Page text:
Strict rest for a prolonged period in adolescents who suffer a concussion isn't helpful and may be harmful, according to a new study.
Disagreements over whether resting the brain really aids recovery have generated controversy. A study last year found that kids who did less with their brains while recovering from a concussion tended to get over their symptoms faster. But that was a so-called observational study, which is less reliable than the new research, which was done with gold-standard methods.
In the new study, “Contrary to expectations, strict rest for five days immediately after concussion did not help teenagers get better compared to our current advice of one to two days of rest followed by a gradual return to activity,” researcher Dr. Danny G. Thomas told Reuters Health.
“We found that teenagers instructed to rest for five days actually reported more symptoms over the course of the study,” said Thomas, of the department of pediatrics, emergency medicine at the Children's Hospital of Wisconsin in Milwaukee.
“We should be cautious when imposing excessive restrictions of activity following concussion and mindful that the discharge instructions we provide patients may influence their perception of illness,” he added
The mainstay of concussion management is to rest the brain and body until the early symptoms subside, followed by gradual return to activity. Yet the optimal period of rest remains unclear
Typically, 24 to 48 hours of rest is recommended, but many doctors recommend longer periods of rest and some even advise “cocoon therapy,” with several days in complete darkness to rest the brain, Thomas and colleagues write in Pediatrics.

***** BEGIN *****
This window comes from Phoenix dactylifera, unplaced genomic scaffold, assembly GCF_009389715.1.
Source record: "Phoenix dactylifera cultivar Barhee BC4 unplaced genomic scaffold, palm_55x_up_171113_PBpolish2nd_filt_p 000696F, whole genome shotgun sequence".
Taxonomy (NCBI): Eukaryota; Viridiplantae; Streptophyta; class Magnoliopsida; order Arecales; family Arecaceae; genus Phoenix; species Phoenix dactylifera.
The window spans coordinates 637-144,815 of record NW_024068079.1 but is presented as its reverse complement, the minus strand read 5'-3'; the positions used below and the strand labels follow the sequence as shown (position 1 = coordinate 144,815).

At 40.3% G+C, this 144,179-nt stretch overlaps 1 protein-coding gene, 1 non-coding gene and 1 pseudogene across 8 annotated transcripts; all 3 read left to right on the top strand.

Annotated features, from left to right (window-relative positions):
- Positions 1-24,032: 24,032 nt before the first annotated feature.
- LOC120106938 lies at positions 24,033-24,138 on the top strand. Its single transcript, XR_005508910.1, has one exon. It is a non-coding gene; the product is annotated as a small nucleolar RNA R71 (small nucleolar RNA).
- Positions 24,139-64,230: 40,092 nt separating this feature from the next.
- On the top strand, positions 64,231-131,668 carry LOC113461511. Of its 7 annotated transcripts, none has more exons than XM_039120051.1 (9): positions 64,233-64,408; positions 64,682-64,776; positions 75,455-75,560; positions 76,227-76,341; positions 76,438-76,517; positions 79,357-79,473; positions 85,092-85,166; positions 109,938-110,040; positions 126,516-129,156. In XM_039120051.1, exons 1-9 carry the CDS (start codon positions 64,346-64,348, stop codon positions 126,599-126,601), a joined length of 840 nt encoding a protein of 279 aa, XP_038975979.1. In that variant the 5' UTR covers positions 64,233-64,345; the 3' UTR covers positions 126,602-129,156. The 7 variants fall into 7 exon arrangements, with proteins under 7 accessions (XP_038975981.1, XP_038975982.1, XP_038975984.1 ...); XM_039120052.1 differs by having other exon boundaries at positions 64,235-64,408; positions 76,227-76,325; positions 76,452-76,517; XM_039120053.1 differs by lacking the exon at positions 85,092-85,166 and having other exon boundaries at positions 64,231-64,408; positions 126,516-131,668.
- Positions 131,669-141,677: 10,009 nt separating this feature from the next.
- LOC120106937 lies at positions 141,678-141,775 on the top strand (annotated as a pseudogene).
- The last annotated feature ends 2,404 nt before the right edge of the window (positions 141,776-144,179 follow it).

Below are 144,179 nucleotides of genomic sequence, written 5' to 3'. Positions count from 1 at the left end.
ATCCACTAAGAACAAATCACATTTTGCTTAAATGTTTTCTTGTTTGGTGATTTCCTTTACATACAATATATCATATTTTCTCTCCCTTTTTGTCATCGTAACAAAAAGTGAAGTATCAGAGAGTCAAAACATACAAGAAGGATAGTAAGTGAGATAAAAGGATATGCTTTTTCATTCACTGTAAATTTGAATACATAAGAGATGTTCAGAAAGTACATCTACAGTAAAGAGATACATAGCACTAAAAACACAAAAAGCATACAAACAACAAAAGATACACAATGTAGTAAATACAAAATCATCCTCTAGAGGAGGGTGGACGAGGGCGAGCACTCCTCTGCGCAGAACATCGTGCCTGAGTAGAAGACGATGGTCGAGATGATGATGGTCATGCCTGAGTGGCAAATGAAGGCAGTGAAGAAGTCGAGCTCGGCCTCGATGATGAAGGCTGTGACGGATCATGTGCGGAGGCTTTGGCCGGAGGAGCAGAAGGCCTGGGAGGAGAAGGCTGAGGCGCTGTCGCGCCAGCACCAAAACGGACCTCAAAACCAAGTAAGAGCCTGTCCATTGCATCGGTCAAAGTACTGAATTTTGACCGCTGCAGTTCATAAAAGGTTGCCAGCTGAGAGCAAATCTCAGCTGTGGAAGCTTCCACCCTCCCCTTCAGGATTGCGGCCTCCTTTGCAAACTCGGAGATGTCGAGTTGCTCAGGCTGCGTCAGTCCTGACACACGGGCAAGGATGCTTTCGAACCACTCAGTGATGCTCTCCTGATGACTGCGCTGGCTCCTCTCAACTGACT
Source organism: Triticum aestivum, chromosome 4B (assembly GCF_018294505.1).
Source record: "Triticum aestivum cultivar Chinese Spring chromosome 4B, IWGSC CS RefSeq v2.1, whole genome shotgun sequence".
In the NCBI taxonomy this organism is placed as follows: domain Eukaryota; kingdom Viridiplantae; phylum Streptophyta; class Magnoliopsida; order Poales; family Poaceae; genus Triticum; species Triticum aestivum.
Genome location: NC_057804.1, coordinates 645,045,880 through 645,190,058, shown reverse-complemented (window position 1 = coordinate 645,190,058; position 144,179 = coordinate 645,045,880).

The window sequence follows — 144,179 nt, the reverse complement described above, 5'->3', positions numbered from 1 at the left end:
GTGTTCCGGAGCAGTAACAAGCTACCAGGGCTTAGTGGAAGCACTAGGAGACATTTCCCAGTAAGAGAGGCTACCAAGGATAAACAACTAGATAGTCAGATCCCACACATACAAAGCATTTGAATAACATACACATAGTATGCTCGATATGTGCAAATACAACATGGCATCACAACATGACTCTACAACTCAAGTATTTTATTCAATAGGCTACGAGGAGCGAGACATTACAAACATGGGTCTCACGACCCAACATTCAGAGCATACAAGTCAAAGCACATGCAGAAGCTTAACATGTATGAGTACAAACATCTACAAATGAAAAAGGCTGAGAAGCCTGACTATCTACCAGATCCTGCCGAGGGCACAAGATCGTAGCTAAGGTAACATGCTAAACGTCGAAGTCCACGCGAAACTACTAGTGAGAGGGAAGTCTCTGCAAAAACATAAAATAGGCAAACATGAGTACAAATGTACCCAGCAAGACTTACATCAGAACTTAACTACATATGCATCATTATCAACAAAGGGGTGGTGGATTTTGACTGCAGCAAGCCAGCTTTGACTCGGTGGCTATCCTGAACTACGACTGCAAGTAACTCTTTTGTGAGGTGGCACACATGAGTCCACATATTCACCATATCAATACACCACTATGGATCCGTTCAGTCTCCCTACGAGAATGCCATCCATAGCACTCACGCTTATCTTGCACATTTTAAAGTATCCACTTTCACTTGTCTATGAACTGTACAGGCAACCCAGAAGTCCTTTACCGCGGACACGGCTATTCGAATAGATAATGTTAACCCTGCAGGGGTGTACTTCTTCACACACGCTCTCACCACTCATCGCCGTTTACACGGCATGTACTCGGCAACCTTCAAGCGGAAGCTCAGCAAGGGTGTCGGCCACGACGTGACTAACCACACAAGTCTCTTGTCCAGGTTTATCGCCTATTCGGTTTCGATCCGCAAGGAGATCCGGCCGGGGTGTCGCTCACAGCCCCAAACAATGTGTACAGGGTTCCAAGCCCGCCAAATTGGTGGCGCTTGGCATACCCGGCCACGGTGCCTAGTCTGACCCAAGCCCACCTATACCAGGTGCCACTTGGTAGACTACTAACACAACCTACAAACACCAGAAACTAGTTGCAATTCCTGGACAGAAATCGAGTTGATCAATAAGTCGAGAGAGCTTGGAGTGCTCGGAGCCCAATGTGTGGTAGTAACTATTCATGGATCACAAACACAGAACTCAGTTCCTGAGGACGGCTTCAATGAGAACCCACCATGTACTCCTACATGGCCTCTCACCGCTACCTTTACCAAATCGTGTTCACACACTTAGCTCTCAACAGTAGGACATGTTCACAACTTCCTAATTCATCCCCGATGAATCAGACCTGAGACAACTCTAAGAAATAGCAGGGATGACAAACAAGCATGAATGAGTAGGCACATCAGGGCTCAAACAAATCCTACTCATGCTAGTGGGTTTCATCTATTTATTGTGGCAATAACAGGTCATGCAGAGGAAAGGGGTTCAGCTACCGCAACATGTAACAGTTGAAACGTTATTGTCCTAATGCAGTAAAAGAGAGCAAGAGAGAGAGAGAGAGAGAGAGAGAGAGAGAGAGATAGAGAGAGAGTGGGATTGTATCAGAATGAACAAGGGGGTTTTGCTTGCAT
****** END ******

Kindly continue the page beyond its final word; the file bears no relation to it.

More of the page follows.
For the new study, they randomly assigned 88 patients, ages 11 to 22, who came to the emergency department with a concussion to follow either five days of strict rest (no work, no school, no physical activity) or one to two days of rest followed by stepwise return to activity.
Compared to resting for just one to two days, resting for five days did not lead to faster improvements in symptoms, balance, or the ability to think clearly, the researchers report.
To the contrary, adolescents assigned to strict rest for five days needed more time for their symptoms to get better, and they had worse symptoms during the first 10 days after their emergency department visit, compared to the group that rested for one to two days.
“The deleterious effects of strict rest may have more to do with emotional distress caused by school and activity restriction,” the investigators say. "Missing school interactions and falling behind academically may contribute to situational depression increasing physical and emotional symptoms."
The authors of a commentary published with the study write that the optimal rest period after concussion may vary, "depending on age, gender, point in the calendar year, initial symptom level, the particular symptoms that predominate, the level of cognitive function, or other variables.”
Doctors must use “the existing evidence, however limited, to develop a plan” for patients, Dr. William Meehan III and Dr. Richard Bachur of The Micheli Center for Sports Injury Prevention in Waltham, Massachusetts, write in their commentary.
They conclude that in light of what's currently known, "a recommendation of reasonable rest for the first few days after a concussion followed by a gradual resumption of cognitive activities seems prudent.”
However, they say the full plan for managing a concussion shouldn't be decided in the emergency department.
Instead, they advise, “a few days of rest followed by prompt follow-up with the pediatrician, sports medicine physician, or other capable provider should be recommended," so that care can be tailored to each individual.